For a disorder so rare it's only reported in 1 in 8 million newborns, Lucas County has become a unique home to two little girls with Progeria who have started the fight for their lives.
Progeria is a genetic condition that accelerates aging in children. Tragically, most of these children don't make it to their teens, but 8-year-old Kaylee Halko and 14-month-old Carly Judzia hope to beat the odds through a new drug combination trial.
"Over the past seven years, it's gone from nothing can be done to they found the gene that causes Progeria and now we're starting our third drug trial," said Tim Halko, Kaylee's father, to WKYC.
Carly was diagnosed this part April and doctors predict that for every year she's alive, she will age seven to ten years in return. The rapid degeneration puts her at risk for stroke, heart attack and other ailments that usually impact older adults.
But preliminary results of the drug Rapamycin shows it can slow the aging process by removing progerin, a protein that causes Progeria when the body produces too much of it.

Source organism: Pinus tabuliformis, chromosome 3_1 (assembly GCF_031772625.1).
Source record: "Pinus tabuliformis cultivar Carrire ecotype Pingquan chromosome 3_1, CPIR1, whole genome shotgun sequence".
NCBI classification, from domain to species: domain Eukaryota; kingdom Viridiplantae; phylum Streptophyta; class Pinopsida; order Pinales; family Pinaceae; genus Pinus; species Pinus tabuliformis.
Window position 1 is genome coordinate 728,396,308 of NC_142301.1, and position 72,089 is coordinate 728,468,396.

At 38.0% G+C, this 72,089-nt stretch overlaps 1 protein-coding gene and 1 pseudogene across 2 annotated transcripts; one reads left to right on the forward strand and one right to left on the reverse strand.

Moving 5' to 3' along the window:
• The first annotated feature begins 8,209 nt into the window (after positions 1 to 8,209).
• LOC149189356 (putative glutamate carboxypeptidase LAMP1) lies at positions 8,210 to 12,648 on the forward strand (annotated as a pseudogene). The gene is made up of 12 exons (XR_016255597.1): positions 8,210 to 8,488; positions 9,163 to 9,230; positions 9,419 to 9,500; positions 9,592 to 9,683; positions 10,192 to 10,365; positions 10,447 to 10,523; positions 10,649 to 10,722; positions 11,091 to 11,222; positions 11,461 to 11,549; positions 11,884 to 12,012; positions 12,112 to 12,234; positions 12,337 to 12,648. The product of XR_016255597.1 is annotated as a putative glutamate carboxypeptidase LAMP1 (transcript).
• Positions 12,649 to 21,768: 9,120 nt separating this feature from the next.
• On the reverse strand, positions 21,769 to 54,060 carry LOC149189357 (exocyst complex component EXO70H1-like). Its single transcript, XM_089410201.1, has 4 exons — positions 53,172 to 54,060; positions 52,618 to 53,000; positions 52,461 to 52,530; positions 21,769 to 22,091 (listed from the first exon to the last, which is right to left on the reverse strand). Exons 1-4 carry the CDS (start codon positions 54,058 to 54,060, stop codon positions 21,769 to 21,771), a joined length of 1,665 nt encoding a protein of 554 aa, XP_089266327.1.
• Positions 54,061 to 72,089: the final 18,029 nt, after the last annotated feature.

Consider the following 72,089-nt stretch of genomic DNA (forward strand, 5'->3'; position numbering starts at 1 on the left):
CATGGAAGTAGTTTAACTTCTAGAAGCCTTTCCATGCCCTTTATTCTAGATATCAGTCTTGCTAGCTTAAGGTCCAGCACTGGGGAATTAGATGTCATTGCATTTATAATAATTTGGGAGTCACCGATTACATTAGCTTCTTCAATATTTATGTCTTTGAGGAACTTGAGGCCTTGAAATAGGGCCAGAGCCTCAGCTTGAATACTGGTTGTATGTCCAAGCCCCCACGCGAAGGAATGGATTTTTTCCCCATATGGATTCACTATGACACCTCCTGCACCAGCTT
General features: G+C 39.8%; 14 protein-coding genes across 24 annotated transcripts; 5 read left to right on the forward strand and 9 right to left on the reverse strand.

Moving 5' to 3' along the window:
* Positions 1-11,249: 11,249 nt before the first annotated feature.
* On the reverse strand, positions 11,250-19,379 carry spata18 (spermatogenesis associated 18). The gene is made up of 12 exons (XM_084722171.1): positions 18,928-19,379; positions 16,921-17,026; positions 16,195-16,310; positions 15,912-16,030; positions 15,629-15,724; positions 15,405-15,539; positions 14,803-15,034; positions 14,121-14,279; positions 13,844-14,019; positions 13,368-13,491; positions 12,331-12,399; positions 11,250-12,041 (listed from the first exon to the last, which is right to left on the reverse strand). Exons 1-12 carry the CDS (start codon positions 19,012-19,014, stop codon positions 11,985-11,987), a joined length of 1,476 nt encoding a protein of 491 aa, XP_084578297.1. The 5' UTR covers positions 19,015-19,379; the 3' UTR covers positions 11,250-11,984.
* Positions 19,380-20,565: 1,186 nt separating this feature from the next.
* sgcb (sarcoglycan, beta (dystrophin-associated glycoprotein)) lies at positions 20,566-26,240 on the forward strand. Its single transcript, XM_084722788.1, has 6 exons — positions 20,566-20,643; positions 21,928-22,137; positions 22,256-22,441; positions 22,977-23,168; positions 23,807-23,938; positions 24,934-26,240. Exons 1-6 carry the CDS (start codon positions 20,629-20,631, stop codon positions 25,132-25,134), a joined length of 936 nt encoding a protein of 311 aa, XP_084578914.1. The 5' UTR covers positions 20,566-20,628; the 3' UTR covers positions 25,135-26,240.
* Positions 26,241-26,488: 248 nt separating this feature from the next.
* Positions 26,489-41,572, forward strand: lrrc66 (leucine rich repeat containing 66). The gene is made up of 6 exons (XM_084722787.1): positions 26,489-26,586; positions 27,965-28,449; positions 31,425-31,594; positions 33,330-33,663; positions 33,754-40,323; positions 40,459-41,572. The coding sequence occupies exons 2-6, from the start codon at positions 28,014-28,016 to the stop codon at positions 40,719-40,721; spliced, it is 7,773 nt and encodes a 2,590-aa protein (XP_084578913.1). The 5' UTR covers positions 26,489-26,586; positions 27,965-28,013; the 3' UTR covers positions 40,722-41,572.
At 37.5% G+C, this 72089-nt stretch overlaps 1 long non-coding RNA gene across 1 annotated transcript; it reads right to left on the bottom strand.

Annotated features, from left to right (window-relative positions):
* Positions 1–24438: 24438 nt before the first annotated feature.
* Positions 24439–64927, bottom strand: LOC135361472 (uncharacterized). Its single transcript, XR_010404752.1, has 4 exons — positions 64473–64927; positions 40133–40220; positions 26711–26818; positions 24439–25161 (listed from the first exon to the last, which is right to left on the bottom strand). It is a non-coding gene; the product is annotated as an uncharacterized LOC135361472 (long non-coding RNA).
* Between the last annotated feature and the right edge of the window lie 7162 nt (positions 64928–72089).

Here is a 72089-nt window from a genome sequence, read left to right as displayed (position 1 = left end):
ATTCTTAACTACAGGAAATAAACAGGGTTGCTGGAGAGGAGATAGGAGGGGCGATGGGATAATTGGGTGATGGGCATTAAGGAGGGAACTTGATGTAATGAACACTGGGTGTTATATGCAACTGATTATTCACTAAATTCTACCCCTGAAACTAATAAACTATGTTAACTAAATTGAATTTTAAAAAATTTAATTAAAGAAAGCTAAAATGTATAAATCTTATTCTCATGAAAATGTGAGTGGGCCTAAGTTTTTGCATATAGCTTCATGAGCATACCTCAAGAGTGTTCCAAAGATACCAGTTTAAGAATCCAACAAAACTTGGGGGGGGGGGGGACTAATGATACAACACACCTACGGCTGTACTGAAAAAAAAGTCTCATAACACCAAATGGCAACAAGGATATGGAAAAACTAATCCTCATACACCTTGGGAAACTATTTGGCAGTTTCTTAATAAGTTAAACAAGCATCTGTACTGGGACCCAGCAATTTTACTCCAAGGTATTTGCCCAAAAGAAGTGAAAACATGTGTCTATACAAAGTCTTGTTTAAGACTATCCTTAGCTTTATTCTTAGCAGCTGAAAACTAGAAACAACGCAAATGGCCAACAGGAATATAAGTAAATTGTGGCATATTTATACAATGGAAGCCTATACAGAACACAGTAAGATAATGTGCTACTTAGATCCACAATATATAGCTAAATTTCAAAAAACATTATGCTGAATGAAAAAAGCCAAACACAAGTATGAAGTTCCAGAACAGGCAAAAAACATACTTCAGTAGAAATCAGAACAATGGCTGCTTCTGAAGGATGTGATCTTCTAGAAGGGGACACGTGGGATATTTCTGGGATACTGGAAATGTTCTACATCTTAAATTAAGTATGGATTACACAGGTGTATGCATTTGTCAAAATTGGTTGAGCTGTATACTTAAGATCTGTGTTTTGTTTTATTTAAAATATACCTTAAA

When doctors told Carly's parents about the drug, her parents agreed to put her through the trial. They could not wait for any other treatment options running on borrowed time.
"If kids with Progeria age seven to ten years for every year, then what's a month? What's a day? Give me the drugs let's start." mother Heather Kudzia said.
What researchers will learn from Carly and Kaylee's trials could be groundbreaking for the human aging process as a whole, but their families just hope it will buy their girls a second chance at life.
"It could mean another ten years on her life and could see her into her twenties, possibly, instead of her teens, so it's pretty important." Ryan Kudzia said.